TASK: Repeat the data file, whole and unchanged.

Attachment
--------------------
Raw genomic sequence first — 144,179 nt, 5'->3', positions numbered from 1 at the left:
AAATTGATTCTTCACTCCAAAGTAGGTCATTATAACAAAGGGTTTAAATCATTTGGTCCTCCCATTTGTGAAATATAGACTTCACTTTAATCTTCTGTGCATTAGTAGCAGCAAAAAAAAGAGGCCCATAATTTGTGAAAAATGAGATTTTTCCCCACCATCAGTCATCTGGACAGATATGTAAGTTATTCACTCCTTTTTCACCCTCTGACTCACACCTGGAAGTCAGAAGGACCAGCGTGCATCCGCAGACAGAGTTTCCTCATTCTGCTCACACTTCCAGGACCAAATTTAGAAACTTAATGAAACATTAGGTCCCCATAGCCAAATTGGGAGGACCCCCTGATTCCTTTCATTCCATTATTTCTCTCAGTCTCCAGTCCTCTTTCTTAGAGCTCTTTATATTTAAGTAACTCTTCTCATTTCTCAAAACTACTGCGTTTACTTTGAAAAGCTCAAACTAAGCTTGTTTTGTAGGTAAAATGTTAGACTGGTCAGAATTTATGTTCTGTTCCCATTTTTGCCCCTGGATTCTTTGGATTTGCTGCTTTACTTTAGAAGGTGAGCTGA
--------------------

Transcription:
Raw genomic sequence first — 144,179 nt, 5'->3', positions numbered from 1 at the left:
AAATTGATTCTTCACTCCAAAGTAGGTCATTATAACAAAGGGTTTAAATCATTTGGTCCTCCCATTTGTGAAATATAGACTTCACTTTAATCTTCTGTGCATTAGTAGCAGCAAAAAAAAGAGGCCCATAATTTGTGAAAAATGAGATTTTTCCCCACCATCAGTCATCTGGACAGATATGTAAGTTATTCACTCCTTTTTCACCCTCTGACTCACACCTGGAAGTCAGAAGGACCAGCGTGCATCCGCAGACAGAGTTTCCTCATTCTGCTCACACTTCCAGGACCAAATTTAGAAACTTAATGAAACATTAGGTCCCCATAGCCAAATTGGGAGGACCCCCTGATTCCTTTCATTCCATTATTTCTCTCAGTCTCCAGTCCTCTTTCTTAGAGCTCTTTATATTTAAGTAACTCTTCTCATTTCTCAAAACTACTGCGTTTACTTTGAAAAGCTCAAACTAAGCTTGTTTTGTAGGTAAAATGTTAGACTGGTCAGAATTTATGTTCTGTTCCCATTTTTGCCCCTGGATTCTTTGGATTTGCTGCTTTACTTTAGAAGGTGAGCTGA